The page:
Half of all Prime Ministers over the last hundred years have come into office ‘unelected’.
Theresa May won the contest to be leader of the Conservative Party and, as a result, she has become Prime Minister without winning a general election.
How unusual is this?
We’ve taken a look at the past 100 years and found that half of all Prime Ministers came into office ‘unelected’.
The Prime Minister has changed 24 times since Herbert Asquith left office in 1916, although only 19 different people have held the post. It changed 12 times without a general election.
Nine Conservative PMs came into office without a general election, along with two Labour PMs and one Liberal (the party which went on to become part of the Liberal Democrats). Five of these PMs went on to win a general election during their premiership.
It’s hard to say whether a hung parliament, when no party wins a majority, means the Prime Minister in charge of a coalition should be described as ‘unelected’. This happened in 1923, 1929, 1974, and 2010.
There have also been examples of sitting governments losing their majority in the House of Commons and still remaining in office.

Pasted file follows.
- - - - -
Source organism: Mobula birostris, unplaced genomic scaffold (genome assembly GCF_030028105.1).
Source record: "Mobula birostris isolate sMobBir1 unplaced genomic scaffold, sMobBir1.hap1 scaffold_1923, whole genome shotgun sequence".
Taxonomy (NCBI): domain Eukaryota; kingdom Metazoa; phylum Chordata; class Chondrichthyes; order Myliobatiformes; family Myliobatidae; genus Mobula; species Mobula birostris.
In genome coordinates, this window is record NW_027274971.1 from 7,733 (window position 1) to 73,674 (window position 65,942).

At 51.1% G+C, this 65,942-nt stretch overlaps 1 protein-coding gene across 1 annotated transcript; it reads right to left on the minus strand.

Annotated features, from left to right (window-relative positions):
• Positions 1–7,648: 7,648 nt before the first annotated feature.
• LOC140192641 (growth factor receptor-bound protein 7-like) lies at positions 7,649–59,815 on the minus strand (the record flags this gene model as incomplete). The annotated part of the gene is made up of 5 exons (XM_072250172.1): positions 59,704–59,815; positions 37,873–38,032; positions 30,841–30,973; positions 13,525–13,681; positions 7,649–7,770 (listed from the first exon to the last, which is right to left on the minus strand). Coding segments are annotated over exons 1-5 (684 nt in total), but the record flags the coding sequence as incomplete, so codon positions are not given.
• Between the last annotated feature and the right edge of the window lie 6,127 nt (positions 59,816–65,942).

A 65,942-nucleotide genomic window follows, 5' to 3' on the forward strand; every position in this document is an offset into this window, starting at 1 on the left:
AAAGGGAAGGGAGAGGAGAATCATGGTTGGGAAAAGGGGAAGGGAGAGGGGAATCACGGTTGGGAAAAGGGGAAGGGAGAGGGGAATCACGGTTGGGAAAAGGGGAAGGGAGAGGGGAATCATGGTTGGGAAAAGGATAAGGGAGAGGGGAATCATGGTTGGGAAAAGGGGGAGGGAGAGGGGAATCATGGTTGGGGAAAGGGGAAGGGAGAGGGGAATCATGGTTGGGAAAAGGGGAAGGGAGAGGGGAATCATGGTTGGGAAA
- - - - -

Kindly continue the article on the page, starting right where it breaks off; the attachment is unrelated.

‘Electing’ Prime Ministers
UK voters don’t elect a Prime Minister directly.
Voters select a Member of Parliament (MP) to represent their constituency. The MPs are from particular political parties and these parties decide on a leader.
Prime Ministers are officially appointed by the Queen, and stay in office as long as they can command the confidence of the House of Commons. This is usually defined as leading the party or coalition that has the majority of elected MPs.
There isn’t a constitutional requirement for the Prime Minister to have led their party through a general election before they come into office, or to stay in office.
Isn't it nice to have the whole picture?
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